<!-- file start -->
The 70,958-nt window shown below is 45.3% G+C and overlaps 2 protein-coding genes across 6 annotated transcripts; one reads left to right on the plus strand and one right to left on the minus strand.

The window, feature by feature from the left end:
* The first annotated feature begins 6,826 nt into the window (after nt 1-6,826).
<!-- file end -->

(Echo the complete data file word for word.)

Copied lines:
The 70,958-nt window shown below is 45.3% G+C and overlaps 2 protein-coding genes across 6 annotated transcripts; one reads left to right on the plus strand and one right to left on the minus strand.

The window, feature by feature from the left end:
* The first annotated feature begins 6,826 nt into the window (after nt 1-6,826).